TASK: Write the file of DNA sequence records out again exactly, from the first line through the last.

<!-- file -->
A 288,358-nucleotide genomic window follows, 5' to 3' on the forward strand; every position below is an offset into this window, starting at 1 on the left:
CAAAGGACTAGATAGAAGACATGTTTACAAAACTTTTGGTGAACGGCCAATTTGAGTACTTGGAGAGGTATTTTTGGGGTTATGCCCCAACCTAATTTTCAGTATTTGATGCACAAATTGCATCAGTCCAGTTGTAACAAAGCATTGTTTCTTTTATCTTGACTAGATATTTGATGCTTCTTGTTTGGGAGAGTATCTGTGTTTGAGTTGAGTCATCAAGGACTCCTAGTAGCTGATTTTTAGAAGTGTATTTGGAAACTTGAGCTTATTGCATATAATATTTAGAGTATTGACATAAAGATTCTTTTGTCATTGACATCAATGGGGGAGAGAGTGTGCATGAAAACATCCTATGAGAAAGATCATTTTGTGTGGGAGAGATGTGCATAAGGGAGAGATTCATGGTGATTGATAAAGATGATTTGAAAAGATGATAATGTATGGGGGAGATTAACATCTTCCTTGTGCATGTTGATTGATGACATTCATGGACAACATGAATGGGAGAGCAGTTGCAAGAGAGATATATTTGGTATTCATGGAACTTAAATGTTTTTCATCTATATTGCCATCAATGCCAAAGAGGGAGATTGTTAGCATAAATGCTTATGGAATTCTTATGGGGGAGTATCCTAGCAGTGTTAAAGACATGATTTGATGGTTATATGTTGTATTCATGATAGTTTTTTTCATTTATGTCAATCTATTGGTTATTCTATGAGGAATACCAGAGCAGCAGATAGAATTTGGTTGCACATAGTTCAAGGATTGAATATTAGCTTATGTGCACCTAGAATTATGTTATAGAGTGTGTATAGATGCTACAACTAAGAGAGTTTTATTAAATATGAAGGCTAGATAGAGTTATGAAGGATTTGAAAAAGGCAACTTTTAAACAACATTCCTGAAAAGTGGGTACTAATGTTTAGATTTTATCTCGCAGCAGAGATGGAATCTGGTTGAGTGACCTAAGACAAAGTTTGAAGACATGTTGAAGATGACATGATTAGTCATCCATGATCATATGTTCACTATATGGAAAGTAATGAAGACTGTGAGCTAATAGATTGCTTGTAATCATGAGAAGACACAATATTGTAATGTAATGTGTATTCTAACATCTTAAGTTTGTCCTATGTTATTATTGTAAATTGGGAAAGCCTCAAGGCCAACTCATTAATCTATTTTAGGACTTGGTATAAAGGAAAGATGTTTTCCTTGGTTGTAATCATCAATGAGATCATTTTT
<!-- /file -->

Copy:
A 288,358-nucleotide genomic window follows, 5' to 3' on the forward strand; every position below is an offset into this window, starting at 1 on the left:
CAAAGGACTAGATAGAAGACATGTTTACAAAACTTTTGGTGAACGGCCAATTTGAGTACTTGGAGAGGTATTTTTGGGGTTATGCCCCAACCTAATTTTCAGTATTTGATGCACAAATTGCATCAGTCCAGTTGTAACAAAGCATTGTTTCTTTTATCTTGACTAGATATTTGATGCTTCTTGTTTGGGAGAGTATCTGTGTTTGAGTTGAGTCATCAAGGACTCCTAGTAGCTGATTTTTAGAAGTGTATTTGGAAACTTGAGCTTATTGCATATAATATTTAGAGTATTGACATAAAGATTCTTTTGTCATTGACATCAATGGGGGAGAGAGTGTGCATGAAAACATCCTATGAGAAAGATCATTTTGTGTGGGAGAGATGTGCATAAGGGAGAGATTCATGGTGATTGATAAAGATGATTTGAAAAGATGATAATGTATGGGGGAGATTAACATCTTCCTTGTGCATGTTGATTGATGACATTCATGGACAACATGAATGGGAGAGCAGTTGCAAGAGAGATATATTTGGTATTCATGGAACTTAAATGTTTTTCATCTATATTGCCATCAATGCCAAAGAGGGAGATTGTTAGCATAAATGCTTATGGAATTCTTATGGGGGAGTATCCTAGCAGTGTTAAAGACATGATTTGATGGTTATATGTTGTATTCATGATAGTTTTTTTCATTTATGTCAATCTATTGGTTATTCTATGAGGAATACCAGAGCAGCAGATAGAATTTGGTTGCACATAGTTCAAGGATTGAATATTAGCTTATGTGCACCTAGAATTATGTTATAGAGTGTGTATAGATGCTACAACTAAGAGAGTTTTATTAAATATGAAGGCTAGATAGAGTTATGAAGGATTTGAAAAAGGCAACTTTTAAACAACATTCCTGAAAAGTGGGTACTAATGTTTAGATTTTATCTCGCAGCAGAGATGGAATCTGGTTGAGTGACCTAAGACAAAGTTTGAAGACATGTTGAAGATGACATGATTAGTCATCCATGATCATATGTTCACTATATGGAAAGTAATGAAGACTGTGAGCTAATAGATTGCTTGTAATCATGAGAAGACACAATATTGTAATGTAATGTGTATTCTAACATCTTAAGTTTGTCCTATGTTATTATTGTAAATTGGGAAAGCCTCAAGGCCAACTCATTAATCTATTTTAGGACTTGGTATAAAGGAAAGATGTTTTCCTTGGTTGTAATCATCAATGAGATCATTTTT